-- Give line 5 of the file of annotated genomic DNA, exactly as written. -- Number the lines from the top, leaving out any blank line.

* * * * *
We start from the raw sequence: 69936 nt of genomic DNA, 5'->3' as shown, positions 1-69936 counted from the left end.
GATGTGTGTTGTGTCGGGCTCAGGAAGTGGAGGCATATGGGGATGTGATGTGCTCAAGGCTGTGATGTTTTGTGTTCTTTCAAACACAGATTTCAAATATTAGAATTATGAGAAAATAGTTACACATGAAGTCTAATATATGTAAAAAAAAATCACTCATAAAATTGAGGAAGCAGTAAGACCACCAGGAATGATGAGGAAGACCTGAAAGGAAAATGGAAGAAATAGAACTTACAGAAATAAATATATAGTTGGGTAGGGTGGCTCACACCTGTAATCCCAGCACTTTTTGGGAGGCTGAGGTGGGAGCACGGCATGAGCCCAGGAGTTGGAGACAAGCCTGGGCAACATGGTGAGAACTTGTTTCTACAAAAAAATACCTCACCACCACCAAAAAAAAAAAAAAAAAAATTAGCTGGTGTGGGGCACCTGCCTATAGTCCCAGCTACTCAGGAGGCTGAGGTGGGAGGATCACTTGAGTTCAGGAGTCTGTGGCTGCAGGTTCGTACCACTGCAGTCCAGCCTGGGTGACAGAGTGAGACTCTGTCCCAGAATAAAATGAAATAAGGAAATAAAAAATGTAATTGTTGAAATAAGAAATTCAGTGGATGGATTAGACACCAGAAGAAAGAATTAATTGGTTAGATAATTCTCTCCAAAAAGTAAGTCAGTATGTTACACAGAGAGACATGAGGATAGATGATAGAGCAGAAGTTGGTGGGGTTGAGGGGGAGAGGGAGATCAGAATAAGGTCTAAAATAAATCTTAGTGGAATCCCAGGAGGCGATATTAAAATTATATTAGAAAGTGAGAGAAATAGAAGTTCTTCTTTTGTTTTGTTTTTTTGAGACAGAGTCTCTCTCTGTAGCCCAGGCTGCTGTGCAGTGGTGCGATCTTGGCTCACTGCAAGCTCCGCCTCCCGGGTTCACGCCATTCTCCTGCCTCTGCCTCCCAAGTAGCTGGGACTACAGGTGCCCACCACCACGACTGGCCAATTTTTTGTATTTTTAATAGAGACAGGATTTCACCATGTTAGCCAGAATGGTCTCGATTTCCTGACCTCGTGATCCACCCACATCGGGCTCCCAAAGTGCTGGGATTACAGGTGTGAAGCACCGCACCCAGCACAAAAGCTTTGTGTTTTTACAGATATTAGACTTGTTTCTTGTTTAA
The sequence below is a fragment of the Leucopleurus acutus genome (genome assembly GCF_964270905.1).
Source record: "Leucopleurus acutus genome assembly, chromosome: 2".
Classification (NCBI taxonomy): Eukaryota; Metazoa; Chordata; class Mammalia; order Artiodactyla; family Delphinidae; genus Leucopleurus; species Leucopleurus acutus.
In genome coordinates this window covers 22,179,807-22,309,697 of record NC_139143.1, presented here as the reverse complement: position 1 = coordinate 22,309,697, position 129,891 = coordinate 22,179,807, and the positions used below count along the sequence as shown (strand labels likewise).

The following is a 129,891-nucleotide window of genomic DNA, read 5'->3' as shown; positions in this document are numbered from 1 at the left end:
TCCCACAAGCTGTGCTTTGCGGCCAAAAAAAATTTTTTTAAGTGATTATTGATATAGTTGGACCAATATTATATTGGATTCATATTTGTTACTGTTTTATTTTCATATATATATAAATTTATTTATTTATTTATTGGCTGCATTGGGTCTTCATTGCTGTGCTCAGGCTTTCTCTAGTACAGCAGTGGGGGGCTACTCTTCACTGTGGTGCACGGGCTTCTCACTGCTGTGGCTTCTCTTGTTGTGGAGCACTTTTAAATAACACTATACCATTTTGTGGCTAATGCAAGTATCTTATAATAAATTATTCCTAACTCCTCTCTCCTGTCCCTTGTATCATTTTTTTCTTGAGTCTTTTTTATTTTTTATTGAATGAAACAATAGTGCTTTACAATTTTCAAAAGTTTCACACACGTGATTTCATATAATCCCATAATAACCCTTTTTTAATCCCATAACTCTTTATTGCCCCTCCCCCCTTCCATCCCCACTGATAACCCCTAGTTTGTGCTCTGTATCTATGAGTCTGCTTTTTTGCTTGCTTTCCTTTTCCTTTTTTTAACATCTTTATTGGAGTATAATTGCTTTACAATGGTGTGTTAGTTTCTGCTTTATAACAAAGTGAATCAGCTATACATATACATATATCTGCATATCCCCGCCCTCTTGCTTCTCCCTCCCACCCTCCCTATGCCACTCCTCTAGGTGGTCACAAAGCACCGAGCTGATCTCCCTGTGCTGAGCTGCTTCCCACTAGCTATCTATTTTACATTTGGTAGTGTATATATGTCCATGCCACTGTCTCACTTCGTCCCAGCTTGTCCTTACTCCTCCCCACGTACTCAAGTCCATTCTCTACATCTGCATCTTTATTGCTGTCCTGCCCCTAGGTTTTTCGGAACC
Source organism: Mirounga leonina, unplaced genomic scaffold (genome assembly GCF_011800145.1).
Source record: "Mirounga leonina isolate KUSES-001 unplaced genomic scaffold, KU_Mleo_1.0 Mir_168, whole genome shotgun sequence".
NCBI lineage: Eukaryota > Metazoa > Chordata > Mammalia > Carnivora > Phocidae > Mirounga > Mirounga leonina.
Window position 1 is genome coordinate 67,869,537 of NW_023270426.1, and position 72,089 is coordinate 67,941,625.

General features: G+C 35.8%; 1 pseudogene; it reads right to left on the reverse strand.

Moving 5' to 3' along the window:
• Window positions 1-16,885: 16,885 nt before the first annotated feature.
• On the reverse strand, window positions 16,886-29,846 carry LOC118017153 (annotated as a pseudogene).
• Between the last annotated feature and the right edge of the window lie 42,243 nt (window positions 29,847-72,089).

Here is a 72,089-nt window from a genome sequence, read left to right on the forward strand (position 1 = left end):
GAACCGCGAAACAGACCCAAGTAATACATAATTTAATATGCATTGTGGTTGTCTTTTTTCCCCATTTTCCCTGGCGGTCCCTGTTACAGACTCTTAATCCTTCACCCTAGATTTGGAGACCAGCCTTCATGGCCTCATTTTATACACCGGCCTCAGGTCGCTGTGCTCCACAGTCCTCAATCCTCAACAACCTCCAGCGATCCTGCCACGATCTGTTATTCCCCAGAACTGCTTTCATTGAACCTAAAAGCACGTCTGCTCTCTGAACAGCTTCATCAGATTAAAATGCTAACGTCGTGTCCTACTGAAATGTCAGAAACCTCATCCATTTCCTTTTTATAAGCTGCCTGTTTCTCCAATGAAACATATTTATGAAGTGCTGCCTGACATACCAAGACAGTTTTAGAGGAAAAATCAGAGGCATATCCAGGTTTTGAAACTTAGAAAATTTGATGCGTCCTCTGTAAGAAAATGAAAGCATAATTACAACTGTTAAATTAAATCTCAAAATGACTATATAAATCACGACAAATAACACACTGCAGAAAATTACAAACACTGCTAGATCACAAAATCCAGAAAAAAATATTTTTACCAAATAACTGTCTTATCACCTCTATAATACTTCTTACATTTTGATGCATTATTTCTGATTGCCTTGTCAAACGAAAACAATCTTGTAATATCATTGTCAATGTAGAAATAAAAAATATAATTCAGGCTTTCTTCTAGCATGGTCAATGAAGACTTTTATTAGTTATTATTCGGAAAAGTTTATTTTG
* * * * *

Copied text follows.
Classification (NCBI taxonomy): Eukaryota; Metazoa; Chordata; class Mammalia; order Artiodactyla; family Delphinidae; genus Leucopleurus; species Leucopleurus acutus.